• Sensory states S : Ψ × A × Ω → ℝ that correspond to the agent's sensations and constitute a probabilistic mapping from action and hidden states.
  • Action A : S × R → ℝ that corresponds to action emitted by an agent and depends on its sensory and internal states.
  • Internal states R : R × S × Ω → ℝ that constitute the dynamics of states of the agent that cause action and depend on sensory states.
  • Conditional density q(ψ˜):=q(ψ˜|μ˜)—an arbitrary probability density function over hidden states ψ˜ψ that is parameterized by internal states μ˜R.
  • Generative density p(s˜,ψ˜|m)—a probability density function over external (sensory and hidden) states under a generative model denoted by m. This model specifies the Gibbs energy of any external states: G(s˜,ψ˜)=In p(s˜,ψ˜|m).

We assume that the imperative for any biological system is to minimize the dispersion of its sensory states, with respect to action: mathematically, this dispersion corresponds to the (Shannon) entropy of the probability density over sensory states. Under ergodic assumptions, this entropy is equal to the long-term time average of surprise (almost surely):

H(S)=Et[(s˜(t))]=Inp(s˜(t)|m)(1)

Surprise (or more formally surprisal or self information) (s˜) is defined by the generative density or model. This means that the entropy of sensory states can be minimized through action

a(t)=argminaA{(s˜(t))}(2)

When Equation (2) is satisfied, the variation of entropy in Equation (1) with respect to action is zero, which means sensory entropy has been minimized (at least locally). From a statistical perspective, surprise is called negative log evidence, which means that minimizing surprise is the same as maximizing the Bayesian model evidence for the agent's generative model.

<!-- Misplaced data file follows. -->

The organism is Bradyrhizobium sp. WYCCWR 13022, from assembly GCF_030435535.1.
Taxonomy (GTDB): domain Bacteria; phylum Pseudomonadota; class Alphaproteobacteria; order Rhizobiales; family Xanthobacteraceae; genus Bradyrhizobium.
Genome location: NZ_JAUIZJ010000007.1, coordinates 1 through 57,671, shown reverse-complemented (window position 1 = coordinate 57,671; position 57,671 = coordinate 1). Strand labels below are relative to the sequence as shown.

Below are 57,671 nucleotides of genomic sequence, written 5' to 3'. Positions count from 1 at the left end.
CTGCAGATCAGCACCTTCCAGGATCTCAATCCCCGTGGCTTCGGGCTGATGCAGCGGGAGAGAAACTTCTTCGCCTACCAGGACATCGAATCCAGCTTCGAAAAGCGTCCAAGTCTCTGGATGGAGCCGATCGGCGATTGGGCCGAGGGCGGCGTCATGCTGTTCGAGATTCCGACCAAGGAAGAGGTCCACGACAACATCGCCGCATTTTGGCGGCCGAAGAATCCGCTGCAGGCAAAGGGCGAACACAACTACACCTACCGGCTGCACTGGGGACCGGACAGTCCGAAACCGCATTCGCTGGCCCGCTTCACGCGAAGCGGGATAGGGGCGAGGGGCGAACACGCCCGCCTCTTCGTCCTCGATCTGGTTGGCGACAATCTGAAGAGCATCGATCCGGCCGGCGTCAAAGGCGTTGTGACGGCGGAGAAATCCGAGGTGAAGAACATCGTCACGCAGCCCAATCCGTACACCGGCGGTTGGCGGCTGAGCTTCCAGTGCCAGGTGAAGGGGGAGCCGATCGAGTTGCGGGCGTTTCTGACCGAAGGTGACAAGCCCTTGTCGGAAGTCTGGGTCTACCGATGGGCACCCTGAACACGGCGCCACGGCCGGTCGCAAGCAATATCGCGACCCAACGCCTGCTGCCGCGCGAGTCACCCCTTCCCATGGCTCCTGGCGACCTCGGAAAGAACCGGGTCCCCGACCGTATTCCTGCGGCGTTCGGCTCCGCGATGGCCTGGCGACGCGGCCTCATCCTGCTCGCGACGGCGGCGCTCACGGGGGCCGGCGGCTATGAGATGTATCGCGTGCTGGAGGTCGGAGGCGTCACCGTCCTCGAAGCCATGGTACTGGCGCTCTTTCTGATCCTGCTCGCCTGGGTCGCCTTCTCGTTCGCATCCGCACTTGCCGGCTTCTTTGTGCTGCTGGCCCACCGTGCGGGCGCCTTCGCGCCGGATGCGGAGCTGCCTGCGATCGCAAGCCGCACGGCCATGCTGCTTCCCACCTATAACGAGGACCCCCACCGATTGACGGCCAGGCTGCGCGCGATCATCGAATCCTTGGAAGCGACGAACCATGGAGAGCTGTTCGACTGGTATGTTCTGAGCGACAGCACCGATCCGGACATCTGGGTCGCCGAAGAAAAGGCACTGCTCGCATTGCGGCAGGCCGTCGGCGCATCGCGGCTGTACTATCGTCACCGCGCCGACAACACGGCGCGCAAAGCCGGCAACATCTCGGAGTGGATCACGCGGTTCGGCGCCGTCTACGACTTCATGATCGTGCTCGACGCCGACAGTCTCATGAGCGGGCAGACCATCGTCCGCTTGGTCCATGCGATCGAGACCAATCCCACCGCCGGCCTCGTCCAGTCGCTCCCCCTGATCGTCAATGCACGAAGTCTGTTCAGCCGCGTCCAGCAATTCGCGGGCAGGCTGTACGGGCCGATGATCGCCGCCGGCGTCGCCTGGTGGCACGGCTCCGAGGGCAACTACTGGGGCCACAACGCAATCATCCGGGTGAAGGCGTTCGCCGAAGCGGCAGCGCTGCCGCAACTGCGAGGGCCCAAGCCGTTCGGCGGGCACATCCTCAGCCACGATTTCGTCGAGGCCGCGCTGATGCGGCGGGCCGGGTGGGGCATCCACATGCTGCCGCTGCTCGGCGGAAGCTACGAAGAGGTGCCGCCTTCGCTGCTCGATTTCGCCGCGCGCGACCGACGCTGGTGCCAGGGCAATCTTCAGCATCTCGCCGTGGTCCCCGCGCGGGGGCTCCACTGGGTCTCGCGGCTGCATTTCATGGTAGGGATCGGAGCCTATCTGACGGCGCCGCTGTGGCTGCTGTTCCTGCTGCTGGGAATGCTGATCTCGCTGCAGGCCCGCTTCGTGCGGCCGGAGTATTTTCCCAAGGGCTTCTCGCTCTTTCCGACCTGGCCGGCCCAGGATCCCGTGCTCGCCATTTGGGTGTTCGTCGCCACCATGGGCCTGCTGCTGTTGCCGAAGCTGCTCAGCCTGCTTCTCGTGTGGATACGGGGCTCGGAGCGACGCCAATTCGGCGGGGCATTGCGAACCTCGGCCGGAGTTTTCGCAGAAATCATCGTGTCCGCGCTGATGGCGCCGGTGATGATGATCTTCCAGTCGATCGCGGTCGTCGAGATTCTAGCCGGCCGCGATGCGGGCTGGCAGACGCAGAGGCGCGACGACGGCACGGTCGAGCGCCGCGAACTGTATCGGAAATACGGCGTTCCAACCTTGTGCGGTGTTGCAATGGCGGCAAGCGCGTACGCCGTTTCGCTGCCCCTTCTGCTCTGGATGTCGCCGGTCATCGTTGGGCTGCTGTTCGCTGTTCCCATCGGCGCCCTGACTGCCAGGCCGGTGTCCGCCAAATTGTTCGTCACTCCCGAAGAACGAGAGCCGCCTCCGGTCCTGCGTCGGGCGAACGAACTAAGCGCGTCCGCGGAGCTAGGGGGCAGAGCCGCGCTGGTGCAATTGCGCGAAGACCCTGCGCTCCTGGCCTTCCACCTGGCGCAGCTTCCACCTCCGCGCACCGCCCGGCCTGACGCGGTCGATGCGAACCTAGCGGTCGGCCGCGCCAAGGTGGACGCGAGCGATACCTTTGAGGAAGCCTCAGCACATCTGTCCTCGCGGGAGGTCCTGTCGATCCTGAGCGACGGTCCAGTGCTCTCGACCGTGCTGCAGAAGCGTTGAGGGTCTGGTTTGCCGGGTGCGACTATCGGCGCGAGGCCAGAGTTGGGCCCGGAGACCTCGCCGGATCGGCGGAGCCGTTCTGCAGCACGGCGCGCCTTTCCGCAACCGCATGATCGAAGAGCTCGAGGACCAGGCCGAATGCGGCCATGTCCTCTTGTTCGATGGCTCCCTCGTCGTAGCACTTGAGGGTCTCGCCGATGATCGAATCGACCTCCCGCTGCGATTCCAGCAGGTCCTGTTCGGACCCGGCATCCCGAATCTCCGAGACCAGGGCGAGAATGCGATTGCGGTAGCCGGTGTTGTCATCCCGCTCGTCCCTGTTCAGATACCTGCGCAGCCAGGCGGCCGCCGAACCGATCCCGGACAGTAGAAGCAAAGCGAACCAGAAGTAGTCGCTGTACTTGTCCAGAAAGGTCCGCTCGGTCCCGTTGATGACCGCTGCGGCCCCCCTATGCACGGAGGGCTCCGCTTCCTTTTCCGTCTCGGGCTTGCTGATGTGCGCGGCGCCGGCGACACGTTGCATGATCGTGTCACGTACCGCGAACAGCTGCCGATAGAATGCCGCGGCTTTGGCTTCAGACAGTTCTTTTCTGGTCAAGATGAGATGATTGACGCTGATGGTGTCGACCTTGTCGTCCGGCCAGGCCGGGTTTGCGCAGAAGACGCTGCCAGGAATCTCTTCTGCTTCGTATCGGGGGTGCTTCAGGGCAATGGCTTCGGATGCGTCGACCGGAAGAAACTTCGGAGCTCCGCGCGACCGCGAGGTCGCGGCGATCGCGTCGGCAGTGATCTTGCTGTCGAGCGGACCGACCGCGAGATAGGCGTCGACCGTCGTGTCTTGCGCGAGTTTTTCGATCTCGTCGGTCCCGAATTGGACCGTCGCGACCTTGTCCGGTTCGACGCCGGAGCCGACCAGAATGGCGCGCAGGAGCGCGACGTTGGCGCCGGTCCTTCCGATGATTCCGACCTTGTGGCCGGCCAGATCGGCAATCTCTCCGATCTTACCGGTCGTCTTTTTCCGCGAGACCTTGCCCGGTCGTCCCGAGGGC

Action and Perception

Action cannot minimize sensory surprise directly (Equation 2) because this would involve an intractable marginalization over hidden states (an impossible averaging over all hidden states to obtain the probability density over sensory states)—so surprise is replaced with an upper bound called variational free energy (Feynman, 1972). This free energy is a functional of the conditional density or a function of the internal states that parameterise the conditional density. The conditional density is a key concept in inference and is a probabilistic representation of the unknown or hidden states. It is also referred to as the recognition density. Unlike surprise, free energy can be quantified because it depends only on sensory states and the internal states that parameterise the conditional density. However, replacing surprise with free energy means that internal states also have to minimize free energy, to ensure it is a tight bound on surprise:

a(t)=argminaA{F(s˜(t),μ˜(t))}μ˜(t)=argminμ˜R{F(s˜(t),μ˜)}F=Eq[G(s˜,ψ˜)]H[q(ψ˜|μ˜)]=(s˜)+D[q(ψ˜)||p(ψ˜|s˜,m)](s˜)(3)

This induces a dual minimization with respect to action and the internal states. These minimizations correspond to action and perception respectively. In brief, the need for perception is induced by introducing free energy to finesse the evaluation of surprise; where free energy can be evaluated by an agent fairly easily, given a Gibbs energy or generative model. Gibbs energy is just the surprise or improbability associated with a combination of sensory and hidden states. This provides a probabilistic specification of how sensory states are generated from hidden states. The last equality above says that free energy is always greater than surprise because the second (Kullback-Leibler divergence) term is non-negative. This means that when free energy is minimized with respect to the internal states, free energy approximates surprise and the conditional density approximates the posterior density over hidden states: